Harper government played a cynical game with niqab ban

The devout Muslim woman at the center of the controversy about the wearing, or not, of the face-covering niqab during public, Canadian citizenship oath-taking ceremonies said it best:

“I can’t even make sense of the statement, what the lawyer said about it, that it’s not mandatory,” a somewhat astonished – and for a few moments, speechless – Zunera Ishaq said earlier this week after a Federal Court of Appeal panel of three judges ruled against the Harper government’s ban on the wearing of the niqab.

If it’s not mandatory, Ishaq wondered, what’s “all this fuss” about?

What indeed?

The three Justices were also left scratching their heads, after a Canadian government lawyer finally revealed, on the record, in a court of law, that the Harper government hasn’t had a legal leg to stand on since former Immigration minister Jason Kenney came up with the face-covering ban idea in 2011 and issued a “directive.”

It was never meant to be mandatory, Justice Department lawyer Peter Southey told the appeal court justices, even though he also argued unsuccessfully that the Federal Court judge who ruled the ban was unlawful earlier this year made errors of judgment.

The directive was discretionary, depending on whether or not the person taking the oath wants to remove the niqab or not. In fact citizenship judges presiding over the ceremony are supposed to give people the most leeway possible to express their personal freedom as they take the oath.

Yet, Harper government spokesmen, from the Prime Minister on down, have long talked and behaved as if the niqab ban was anything but discretionary, that it was indeed mandatory. And they still do.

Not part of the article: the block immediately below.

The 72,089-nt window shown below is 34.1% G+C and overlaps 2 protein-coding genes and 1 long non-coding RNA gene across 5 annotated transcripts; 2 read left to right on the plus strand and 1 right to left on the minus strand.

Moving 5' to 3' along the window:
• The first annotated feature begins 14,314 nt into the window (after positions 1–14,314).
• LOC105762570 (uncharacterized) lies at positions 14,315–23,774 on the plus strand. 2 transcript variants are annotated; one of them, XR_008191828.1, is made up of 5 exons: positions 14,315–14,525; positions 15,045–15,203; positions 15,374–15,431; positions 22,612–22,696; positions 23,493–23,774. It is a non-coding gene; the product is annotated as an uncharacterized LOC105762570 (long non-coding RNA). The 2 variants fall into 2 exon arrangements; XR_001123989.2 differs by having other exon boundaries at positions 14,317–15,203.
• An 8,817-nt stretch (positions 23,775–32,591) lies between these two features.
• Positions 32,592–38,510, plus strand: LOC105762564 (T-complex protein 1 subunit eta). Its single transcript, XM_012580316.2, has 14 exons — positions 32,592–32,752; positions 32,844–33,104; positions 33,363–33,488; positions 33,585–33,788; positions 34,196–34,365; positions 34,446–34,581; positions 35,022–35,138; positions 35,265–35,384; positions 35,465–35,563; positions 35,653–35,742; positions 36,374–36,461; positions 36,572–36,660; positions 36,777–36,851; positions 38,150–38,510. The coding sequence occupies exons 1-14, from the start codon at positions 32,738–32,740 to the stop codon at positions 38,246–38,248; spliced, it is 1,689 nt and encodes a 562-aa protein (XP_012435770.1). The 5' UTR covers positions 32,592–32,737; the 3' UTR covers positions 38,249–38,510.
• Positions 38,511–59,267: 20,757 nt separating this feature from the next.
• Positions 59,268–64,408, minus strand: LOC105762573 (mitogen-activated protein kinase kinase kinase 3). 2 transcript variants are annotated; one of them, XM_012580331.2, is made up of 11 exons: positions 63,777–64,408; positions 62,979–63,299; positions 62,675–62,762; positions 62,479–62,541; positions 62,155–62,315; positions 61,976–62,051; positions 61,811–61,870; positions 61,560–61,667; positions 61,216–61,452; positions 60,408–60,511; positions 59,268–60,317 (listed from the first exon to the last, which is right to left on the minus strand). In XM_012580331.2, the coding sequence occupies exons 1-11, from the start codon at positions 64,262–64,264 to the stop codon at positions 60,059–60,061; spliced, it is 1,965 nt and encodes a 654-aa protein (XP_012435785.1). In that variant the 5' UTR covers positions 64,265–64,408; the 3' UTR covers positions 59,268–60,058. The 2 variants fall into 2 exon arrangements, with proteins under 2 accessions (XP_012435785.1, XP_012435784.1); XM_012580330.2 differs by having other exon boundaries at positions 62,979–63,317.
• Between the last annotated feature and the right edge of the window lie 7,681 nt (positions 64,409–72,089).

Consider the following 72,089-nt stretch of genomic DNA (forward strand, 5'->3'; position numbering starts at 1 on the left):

For example Tory MP Costas Menegakis, parliamentary secretary to the minister of citizenship and immigration, has said, “I think for the citizenship ceremony, someone needs to identify themselves. We need to know who they are.”

But we now know just before taking the public oath new Canadians undergo a thorough, private interview that requires them to show documentation proving their identity, and remove any face-covering. Ishaq would have removed her niqab during that interview. But she declined to remove it to take the oath, believing that was her right.

She has continued to stand up for her freedom of choice in this matter. And now that the Harper government has vowed to take her to the Supreme Court, she will no doubt continue to do that.

Stephen Harper has called it “offensive” that anyone should decline to uncover their face to take the oath of citizenship.

I find it offensive that in the absence of any law supporting a niqab ban Harper would say such a thing.

Former Immigration minister Kenney, now seeking re-election as a Conservative candidate in Calgary, may be right that the “vast majority” of Canadians, even Muslim Canadians, support the niqab ban.

So what? He should know if it has no basis in law, that’s all that matters. Canada is not a dictatorship, not even an elected one. The federal appeal court had no basis to make any other decision, and that was clear enough within a few hours, clear enough for the justices to make a relatively rare ruling that same day.

The Harper Conservatives already knew the niqab ban had no basis in law. It introduced legislation, the Oath of Citizenship Act, just before the election was called. It died on the order paper along with a number of other bills.  But they have vowed to reintroduce it within 100 days if re-elected.

So, in that case, why, after this week’s court ruling, have they also vowed to appeal that decision to the Supreme Court?

It makes no sense.

So why? What is all “the fuss” about at this stage, as Zunera Ishaq wondered.

It’s about the fact we’re in the midst of a federal election campaign and the Harper Conservative re-election campaign has decided the thing that’s going to snatch victory from the jaws of defeat is to keep playing the anti-Islamic vote.

For the same reason thousands of Syrian and other migrant-refugees, most of whom are Muslims, will continue to face too many bureaucratic obstacles getting into Canada, a country that once welcomed poor and oppressed immigrants and refugees.

It’s a cynical political game the Conservatives are playing, based on a low opinion of the intelligence of Canadians. I hope we prove them wrong on Oct. 19.

Originally published in The Sun Times in September, 2015.

 

 

 

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